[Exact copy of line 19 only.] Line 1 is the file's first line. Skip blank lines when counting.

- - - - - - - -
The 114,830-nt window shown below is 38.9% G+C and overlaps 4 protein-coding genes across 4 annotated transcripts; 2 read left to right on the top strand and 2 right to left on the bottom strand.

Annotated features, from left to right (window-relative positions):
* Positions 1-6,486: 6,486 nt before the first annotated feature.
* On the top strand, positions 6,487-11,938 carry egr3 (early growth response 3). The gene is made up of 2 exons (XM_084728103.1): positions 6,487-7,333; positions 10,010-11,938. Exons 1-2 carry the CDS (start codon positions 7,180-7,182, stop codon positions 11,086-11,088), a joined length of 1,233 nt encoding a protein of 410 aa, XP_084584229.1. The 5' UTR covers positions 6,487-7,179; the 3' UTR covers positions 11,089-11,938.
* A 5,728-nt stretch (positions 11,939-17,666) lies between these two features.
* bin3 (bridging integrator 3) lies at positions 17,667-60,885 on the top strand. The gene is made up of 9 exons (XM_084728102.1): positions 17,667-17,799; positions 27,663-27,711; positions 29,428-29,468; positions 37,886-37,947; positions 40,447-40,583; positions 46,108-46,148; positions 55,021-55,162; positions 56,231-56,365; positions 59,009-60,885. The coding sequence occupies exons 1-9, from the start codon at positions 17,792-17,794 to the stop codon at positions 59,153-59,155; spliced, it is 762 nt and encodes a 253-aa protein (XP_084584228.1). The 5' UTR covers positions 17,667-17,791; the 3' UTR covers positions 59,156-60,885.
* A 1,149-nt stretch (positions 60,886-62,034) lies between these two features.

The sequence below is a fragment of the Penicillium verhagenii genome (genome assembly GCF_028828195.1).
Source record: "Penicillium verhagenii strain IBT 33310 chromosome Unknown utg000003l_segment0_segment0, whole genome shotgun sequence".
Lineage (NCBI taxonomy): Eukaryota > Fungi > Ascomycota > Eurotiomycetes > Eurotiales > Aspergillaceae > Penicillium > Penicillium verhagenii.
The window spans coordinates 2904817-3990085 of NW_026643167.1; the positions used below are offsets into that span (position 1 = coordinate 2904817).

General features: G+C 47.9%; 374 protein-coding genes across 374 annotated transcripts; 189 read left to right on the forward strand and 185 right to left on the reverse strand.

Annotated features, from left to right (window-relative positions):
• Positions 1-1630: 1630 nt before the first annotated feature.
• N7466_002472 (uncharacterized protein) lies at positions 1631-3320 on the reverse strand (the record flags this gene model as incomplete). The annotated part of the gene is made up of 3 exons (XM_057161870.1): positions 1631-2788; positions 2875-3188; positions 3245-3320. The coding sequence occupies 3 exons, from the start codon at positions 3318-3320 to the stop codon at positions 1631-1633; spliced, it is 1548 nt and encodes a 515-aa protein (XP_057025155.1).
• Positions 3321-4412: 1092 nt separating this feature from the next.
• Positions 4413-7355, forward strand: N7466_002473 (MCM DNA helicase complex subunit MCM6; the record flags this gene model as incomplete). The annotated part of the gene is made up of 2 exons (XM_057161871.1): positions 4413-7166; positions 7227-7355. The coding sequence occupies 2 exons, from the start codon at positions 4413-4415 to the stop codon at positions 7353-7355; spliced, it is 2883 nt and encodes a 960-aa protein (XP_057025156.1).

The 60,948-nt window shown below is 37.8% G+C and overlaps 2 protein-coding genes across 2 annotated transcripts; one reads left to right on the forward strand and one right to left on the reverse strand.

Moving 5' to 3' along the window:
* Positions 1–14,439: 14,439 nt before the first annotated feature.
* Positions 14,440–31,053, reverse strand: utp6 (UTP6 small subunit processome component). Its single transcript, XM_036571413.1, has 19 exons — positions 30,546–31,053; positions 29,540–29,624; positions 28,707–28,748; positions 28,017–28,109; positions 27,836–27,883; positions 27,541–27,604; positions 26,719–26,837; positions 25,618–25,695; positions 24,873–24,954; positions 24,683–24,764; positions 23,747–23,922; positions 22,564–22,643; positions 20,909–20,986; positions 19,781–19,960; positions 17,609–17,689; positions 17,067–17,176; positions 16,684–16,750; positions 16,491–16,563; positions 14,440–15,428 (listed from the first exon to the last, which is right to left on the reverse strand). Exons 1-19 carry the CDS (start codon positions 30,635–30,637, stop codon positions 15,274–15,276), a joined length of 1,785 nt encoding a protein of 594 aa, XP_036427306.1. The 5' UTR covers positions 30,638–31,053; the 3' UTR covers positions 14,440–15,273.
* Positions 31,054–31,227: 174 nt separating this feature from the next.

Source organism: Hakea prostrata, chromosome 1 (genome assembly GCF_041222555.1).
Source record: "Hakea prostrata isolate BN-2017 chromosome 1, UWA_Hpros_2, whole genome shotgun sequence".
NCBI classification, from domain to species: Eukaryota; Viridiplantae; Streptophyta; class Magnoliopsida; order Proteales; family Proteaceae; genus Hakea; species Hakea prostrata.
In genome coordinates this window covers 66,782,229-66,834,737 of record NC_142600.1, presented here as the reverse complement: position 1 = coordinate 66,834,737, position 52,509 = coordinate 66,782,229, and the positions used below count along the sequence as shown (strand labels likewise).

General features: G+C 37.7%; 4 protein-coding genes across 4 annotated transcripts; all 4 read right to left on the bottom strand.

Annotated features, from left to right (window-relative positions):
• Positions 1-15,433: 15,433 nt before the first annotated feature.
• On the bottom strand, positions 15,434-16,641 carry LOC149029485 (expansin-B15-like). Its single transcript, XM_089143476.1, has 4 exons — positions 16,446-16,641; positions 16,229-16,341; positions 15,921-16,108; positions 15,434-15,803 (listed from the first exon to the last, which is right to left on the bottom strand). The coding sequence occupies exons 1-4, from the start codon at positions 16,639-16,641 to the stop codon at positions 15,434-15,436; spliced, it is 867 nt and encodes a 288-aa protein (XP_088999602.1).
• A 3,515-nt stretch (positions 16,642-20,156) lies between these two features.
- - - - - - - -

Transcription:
Moving 5' to 3' along the window: